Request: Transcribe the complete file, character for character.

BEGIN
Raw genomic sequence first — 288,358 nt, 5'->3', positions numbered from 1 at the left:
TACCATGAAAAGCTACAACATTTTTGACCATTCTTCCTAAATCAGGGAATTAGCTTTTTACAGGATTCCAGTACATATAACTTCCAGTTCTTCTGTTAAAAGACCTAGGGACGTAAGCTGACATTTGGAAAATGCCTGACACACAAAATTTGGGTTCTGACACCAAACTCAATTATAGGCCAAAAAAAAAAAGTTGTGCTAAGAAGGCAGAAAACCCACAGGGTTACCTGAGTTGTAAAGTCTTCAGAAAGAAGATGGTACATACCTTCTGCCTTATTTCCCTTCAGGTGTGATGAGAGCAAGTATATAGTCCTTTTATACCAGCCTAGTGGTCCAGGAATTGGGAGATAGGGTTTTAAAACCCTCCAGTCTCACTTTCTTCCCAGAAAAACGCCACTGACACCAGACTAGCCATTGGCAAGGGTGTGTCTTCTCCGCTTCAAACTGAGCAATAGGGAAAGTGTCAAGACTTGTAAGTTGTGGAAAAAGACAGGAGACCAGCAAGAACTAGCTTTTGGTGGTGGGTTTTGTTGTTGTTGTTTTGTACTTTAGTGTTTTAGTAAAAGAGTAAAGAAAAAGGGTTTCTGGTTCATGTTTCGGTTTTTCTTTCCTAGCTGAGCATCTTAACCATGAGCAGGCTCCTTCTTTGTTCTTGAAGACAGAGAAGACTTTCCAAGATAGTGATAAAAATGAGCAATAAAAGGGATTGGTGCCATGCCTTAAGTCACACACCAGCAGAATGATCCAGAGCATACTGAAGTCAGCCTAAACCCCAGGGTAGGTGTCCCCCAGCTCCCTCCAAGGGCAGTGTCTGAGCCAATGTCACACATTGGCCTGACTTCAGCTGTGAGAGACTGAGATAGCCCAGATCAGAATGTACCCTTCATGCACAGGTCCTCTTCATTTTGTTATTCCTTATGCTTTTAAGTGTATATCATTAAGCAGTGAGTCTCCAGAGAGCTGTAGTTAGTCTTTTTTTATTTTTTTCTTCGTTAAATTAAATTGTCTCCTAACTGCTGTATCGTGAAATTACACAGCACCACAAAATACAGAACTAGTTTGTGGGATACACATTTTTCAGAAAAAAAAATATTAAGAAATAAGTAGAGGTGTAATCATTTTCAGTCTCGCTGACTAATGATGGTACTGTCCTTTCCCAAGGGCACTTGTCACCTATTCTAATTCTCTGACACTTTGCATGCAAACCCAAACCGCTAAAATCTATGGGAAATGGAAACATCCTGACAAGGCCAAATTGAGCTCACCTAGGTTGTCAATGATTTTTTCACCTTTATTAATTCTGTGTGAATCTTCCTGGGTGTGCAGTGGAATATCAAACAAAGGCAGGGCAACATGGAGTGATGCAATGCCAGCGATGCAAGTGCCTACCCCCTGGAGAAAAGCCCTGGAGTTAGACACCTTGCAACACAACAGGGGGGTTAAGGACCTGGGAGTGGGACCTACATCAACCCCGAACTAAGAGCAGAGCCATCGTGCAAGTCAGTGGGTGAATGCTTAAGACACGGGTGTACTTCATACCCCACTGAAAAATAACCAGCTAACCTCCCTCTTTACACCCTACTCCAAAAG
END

Raw genomic sequence first — 288,358 nt, 5'->3', positions numbered from 1 at the left:
TACCATGAAAAGCTACAACATTTTTGACCATTCTTCCTAAATCAGGGAATTAGCTTTTTACAGGATTCCAGTACATATAACTTCCAGTTCTTCTGTTAAAAGACCTAGGGACGTAAGCTGACATTTGGAAAATGCCTGACACACAAAATTTGGGTTCTGACACCAAACTCAATTATAGGCCAAAAAAAAAAAGTTGTGCTAAGAAGGCAGAAAACCCACAGGGTTACCTGAGTTGTAAAGTCTTCAGAAAGAAGATGGTACATACCTTCTGCCTTATTTCCCTTCAGGTGTGATGAGAGCAAGTATATAGTCCTTTTATACCAGCCTAGTGGTCCAGGAATTGGGAGATAGGGTTTTAAAACCCTCCAGTCTCACTTTCTTCCCAGAAAAACGCCACTGACACCAGACTAGCCATTGGCAAGGGTGTGTCTTCTCCGCTTCAAACTGAGCAATAGGGAAAGTGTCAAGACTTGTAAGTTGTGGAAAAAGACAGGAGACCAGCAAGAACTAGCTTTTGGTGGTGGGTTTTGTTGTTGTTGTTTTGTACTTTAGTGTTTTAGTAAAAGAGTAAAGAAAAAGGGTTTCTGGTTCATGTTTCGGTTTTTCTTTCCTAGCTGAGCATCTTAACCATGAGCAGGCTCCTTCTTTGTTCTTGAAGACAGAGAAGACTTTCCAAGATAGTGATAAAAATGAGCAATAAAAGGGATTGGTGCCATGCCTTAAGTCACACACCAGCAGAATGATCCAGAGCATACTGAAGTCAGCCTAAACCCCAGGGTAGGTGTCCCCCAGCTCCCTCCAAGGGCAGTGTCTGAGCCAATGTCACACATTGGCCTGACTTCAGCTGTGAGAGACTGAGATAGCCCAGATCAGAATGTACCCTTCATGCACAGGTCCTCTTCATTTTGTTATTCCTTATGCTTTTAAGTGTATATCATTAAGCAGTGAGTCTCCAGAGAGCTGTAGTTAGTCTTTTTTTATTTTTTTCTTCGTTAAATTAAATTGTCTCCTAACTGCTGTATCGTGAAATTACACAGCACCACAAAATACAGAACTAGTTTGTGGGATACACATTTTTCAGAAAAAAAAATATTAAGAAATAAGTAGAGGTGTAATCATTTTCAGTCTCGCTGACTAATGATGGTACTGTCCTTTCCCAAGGGCACTTGTCACCTATTCTAATTCTCTGACACTTTGCATGCAAACCCAAACCGCTAAAATCTATGGGAAATGGAAACATCCTGACAAGGCCAAATTGAGCTCACCTAGGTTGTCAATGATTTTTTCACCTTTATTAATTCTGTGTGAATCTTCCTGGGTGTGCAGTGGAATATCAAACAAAGGCAGGGCAACATGGAGTGATGCAATGCCAGCGATGCAAGTGCCTACCCCCTGGAGAAAAGCCCTGGAGTTAGACACCTTGCAACACAACAGGGGGGTTAAGGACCTGGGAGTGGGACCTACATCAACCCCGAACTAAGAGCAGAGCCATCGTGCAAGTCAGTGGGTGAATGCTTAAGACACGGGTGTACTTCATACCCCACTGAAAAATAACCAGCTAACCTCCCTCTTTACACCCTACTCCAAAAG